Backups today are generally performed online, with little or no downtime required, but this is not true when it comes to restoring data, which almost always requires systems to be taken offline during the process. Consider also that depending on the reason a restore is required, new hardware/software may have to be acquired and configured as part of the recovery process.

Key questions


When choosing a backup strategy, ask yourself the following questions:

  • How long can I afford to be offline if I have to recover data – worst case scenario
    • As this time decreases, costs to implement a viable solution increase exponentially, so choose something realistic.
  • What is my backup protecting me from?
    • Hardware failure is a primary candidate, but don’t forget the possibilities of malware infection, employee acts – both accidental and malicious.
  • What legal/regulatory requirements are there for data retention?
    • Do I just need to recover to the last known good data, or do I need multiple generations spanning weeks, months or years?


Please note the following statistics


In considering your answers to the above, please remember:

  • 6% of all PCs will suffer an episode of data loss in any given year (The Cost Of Lost Data, David M. Smith)
  • 60% of companies that lose their data will shut down within 6 months of the disaster
  • Almost 3 out of every 100 hard drives fail every year. (Schroeder and Garth)
  • Man-made disasters affect 10% of small businesses. (NFIB National Small Business Poll)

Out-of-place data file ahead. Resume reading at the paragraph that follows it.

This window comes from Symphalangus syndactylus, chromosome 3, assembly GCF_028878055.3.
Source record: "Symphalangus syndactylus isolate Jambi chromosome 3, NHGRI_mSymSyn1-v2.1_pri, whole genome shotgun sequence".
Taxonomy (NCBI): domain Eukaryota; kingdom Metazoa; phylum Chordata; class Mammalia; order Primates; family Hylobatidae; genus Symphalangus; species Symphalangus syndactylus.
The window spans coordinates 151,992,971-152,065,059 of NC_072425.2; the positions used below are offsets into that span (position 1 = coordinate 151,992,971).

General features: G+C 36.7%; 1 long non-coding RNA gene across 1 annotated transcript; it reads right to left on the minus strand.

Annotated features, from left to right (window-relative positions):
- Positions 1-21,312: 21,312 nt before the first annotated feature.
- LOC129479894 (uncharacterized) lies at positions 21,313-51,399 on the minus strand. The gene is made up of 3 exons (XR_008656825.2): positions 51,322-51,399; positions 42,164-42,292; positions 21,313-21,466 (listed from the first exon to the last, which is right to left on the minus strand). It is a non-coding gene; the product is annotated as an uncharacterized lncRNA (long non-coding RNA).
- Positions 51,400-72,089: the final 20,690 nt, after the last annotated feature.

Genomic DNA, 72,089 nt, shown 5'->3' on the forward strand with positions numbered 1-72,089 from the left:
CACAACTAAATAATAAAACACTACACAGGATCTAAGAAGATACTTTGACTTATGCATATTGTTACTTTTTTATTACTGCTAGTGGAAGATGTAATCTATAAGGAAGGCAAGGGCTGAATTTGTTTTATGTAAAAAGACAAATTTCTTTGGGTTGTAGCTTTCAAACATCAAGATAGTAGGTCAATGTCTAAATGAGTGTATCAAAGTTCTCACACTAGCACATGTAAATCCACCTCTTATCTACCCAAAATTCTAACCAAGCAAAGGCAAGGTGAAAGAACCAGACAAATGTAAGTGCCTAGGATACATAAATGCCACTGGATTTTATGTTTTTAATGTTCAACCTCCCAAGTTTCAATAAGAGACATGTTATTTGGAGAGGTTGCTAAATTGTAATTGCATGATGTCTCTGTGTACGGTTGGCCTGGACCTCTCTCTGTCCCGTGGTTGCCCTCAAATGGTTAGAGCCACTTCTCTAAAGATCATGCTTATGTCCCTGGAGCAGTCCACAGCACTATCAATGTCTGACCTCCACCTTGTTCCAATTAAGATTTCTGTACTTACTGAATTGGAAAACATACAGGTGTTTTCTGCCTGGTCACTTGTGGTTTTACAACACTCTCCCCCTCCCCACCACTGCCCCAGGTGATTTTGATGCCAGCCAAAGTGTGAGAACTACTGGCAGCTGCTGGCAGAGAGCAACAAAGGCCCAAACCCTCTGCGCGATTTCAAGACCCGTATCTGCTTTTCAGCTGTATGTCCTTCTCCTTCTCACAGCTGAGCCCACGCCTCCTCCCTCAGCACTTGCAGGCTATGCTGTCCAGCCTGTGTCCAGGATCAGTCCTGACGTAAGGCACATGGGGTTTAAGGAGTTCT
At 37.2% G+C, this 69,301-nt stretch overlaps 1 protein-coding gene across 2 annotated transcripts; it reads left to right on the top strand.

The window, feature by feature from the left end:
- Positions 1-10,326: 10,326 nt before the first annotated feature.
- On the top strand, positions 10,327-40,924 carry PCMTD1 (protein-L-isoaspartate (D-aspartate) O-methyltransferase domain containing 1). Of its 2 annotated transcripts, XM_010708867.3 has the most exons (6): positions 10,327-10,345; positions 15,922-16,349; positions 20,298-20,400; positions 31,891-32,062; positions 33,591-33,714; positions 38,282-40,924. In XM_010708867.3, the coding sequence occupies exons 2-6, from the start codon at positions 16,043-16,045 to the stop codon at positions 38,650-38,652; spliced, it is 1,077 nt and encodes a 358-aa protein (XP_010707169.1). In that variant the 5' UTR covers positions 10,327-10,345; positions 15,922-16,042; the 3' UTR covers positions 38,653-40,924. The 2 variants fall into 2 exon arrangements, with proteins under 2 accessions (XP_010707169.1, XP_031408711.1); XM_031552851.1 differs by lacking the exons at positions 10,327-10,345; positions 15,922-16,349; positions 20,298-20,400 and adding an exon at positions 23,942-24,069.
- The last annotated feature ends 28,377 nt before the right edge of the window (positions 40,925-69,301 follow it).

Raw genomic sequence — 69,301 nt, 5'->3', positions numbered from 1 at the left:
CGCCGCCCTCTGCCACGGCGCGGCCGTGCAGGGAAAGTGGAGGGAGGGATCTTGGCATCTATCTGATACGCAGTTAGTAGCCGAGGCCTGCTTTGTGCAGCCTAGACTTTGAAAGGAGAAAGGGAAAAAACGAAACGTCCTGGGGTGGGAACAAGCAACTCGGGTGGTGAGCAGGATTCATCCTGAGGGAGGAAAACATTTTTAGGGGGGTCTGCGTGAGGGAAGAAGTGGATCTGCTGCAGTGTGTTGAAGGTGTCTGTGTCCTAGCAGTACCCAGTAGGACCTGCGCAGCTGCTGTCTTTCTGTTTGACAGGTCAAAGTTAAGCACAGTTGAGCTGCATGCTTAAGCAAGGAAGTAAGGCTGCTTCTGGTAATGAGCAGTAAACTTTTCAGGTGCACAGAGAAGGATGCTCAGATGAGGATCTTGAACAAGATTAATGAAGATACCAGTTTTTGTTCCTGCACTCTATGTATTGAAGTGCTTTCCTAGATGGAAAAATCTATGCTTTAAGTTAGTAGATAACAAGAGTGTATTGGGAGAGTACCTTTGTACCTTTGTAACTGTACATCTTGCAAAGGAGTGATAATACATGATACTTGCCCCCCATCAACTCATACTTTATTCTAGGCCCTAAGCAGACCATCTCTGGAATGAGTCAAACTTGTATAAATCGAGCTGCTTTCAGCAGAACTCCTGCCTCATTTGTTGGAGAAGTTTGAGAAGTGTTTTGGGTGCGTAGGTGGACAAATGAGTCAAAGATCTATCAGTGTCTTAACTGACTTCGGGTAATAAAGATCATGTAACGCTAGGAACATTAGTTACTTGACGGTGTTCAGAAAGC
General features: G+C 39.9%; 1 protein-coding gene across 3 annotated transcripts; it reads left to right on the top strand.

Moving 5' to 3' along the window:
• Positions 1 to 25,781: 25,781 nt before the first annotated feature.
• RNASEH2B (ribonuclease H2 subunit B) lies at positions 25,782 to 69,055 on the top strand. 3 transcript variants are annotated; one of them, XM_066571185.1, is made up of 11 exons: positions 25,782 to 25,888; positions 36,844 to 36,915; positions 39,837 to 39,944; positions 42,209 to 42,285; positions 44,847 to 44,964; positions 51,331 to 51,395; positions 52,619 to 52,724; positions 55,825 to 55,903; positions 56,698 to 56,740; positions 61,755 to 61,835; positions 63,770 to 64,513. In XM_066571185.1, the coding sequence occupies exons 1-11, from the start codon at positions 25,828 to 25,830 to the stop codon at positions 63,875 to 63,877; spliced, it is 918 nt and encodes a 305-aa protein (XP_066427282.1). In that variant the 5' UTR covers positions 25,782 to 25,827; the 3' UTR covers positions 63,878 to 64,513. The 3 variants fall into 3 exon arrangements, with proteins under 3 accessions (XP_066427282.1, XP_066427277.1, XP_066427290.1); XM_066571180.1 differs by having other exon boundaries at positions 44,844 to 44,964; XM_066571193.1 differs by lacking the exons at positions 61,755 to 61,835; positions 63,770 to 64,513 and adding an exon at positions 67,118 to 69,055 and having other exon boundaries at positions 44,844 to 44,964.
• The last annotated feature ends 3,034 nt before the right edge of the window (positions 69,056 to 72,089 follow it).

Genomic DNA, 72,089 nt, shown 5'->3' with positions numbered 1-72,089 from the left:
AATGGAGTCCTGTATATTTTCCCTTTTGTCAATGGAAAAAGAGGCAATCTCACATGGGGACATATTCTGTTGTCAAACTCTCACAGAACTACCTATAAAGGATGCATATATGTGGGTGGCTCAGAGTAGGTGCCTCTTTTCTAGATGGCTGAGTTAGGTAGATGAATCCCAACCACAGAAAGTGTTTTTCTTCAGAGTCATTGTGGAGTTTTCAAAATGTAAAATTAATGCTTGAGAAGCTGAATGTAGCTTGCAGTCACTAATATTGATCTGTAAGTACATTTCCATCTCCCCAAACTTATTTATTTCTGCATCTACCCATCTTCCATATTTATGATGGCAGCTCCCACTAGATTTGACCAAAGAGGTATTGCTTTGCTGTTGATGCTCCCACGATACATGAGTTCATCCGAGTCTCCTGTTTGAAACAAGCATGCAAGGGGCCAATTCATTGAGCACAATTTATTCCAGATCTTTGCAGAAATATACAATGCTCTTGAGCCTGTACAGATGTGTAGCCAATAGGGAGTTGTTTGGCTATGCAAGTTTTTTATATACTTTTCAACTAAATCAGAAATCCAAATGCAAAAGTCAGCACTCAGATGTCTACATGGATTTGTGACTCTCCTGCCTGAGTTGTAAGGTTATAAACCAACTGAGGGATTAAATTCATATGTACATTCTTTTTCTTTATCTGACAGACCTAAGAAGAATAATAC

• 20% of SMEs will suffer a major disaster causing loss of critical data every 5 years. (Richmond House Group)
  • Simple drive recovery can cost upwards of S$2,000 and success is not guaranteed

SSDs have come of Age

SSDs – or Solid State Drives (not SSDD!) – have finally reached a price point where it makes sense to consider replacing your existing hard drive (HDD) or ensuring your new machine is equipped with an SSD.

The question is, why should we care? Well, if performance is important then the vastly superior performance of SSDs over HDDs will be sure to make your machine much snappier – and I’ve yet to meet a user who does not at some point complain about how slow their machine is. SSDs are generally 2-5x faster than comparable HDDs. For years, our machines’ primary limiting performance bottleneck has been in getting information to and from the drive, and so this means a major increase in speed for everything we do we do with our machines – from startup/shutdown speed, to opening and saving documents – everything benefits!

SSDs have a few more important advantages:

  • Less power & weight – a real bonus for laptop warriors in less weight to lug around, plus longer battery life.
  • No moving parts, so potentially more reliable – but don’t stop doing backups as it’s still early days to know whether this translates into long term reliability.

SSDs are still about 2.5x the cost of a normal HDD, and I’m sure as soon is the ink is dry on this post, the price differential will reduce even further.

So, rather than going out and replacing your machine ‘cos it’s slow, consider replacing your drive with a SSD.